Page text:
“Maybe it’s time to start asking questions about exteriority; to switch from the corner to the phone, from the introspective essay to the online profile”
I used to ask the internet everything. I started young. In the late 1980s, my family got its first modem. My father was a computer scientist, and he used it to access his computer at work. It was a silver box the size of a book; I liked its little red lights that told you when it was on and communicating with the world. Before long, I was logging onto message boards to ask questions about telescopes and fossils and plots of science fiction TV shows.
I kept at it for years, buying new hardware, switching browsers and search engines as needed. And then, around 2004, I stopped. Social media swallowed my friends whole, and I wanted no part of it. Friendster and Myspace and Facebook—the first great wave of social networking sites—all felt too invasive and too personal. I didn’t want to share, and I didn’t want to be seen.
So now, 10 years on, Facebook, iMessaging, and Twitter have passed me by. It’s become hard to keep up with people. I get all my news—weddings, moves, births, deaths—second-hand, from people who saw something on someone else’s feed. I never know what’s going on. In return, I have the vain satisfaction of feeling like the last real human being in a world of pods. But I am left wondering: what am I missing out on? And is everyone else missing out on something I still have?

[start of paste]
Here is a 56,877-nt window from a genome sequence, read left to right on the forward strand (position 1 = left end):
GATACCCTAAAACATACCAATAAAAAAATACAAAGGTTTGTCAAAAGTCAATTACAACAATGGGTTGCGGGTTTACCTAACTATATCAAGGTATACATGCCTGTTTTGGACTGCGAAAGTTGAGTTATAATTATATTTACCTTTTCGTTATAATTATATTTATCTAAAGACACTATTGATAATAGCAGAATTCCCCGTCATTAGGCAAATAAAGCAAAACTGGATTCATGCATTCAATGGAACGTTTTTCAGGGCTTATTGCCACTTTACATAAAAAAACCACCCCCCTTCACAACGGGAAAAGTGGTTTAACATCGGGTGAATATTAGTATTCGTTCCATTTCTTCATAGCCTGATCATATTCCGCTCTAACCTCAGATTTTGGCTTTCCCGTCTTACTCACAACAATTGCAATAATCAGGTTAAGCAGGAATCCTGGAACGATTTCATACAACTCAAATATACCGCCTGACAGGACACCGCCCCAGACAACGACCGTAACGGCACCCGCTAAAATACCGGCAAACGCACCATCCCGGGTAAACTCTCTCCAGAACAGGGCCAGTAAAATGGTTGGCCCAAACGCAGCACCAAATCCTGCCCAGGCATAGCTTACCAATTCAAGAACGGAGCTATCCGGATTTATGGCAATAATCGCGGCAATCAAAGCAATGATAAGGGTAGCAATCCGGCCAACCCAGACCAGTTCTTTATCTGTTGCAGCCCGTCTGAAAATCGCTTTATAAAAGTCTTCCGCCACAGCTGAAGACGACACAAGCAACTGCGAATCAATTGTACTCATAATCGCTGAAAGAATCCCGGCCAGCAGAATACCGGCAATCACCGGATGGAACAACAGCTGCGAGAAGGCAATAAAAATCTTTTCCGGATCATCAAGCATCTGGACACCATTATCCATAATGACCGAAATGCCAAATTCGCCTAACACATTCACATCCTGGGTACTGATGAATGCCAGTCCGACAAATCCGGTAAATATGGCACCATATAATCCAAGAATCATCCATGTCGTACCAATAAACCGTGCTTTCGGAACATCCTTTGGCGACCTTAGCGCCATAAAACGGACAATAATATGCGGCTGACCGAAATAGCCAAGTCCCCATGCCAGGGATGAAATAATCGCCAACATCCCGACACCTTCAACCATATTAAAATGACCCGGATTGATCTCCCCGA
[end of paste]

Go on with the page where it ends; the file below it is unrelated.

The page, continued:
Virginia Woolf famously said that on or about December 1910 human character changed. We don’t yet know if the same thing happened with the release of the iPhone 5—but, as the digital and “real” worlds become harder to distinguish from each other, it seems clear that something is shifting. The ways we interact with each other and with the world have altered. Yet the writing on this subject—whether it’s by social scientists, novelists or self-styled “internet intellectuals”—still doesn’t seem to have registered the full import of this transformation.
Speculation about the impact of technology on our present and future runs toward the extreme and the contradictory. Techno-utopians clash with techno-sceptics; extravagant claims of human perfectibility lock horns with dismal tales of cultural decline. This oscillation between…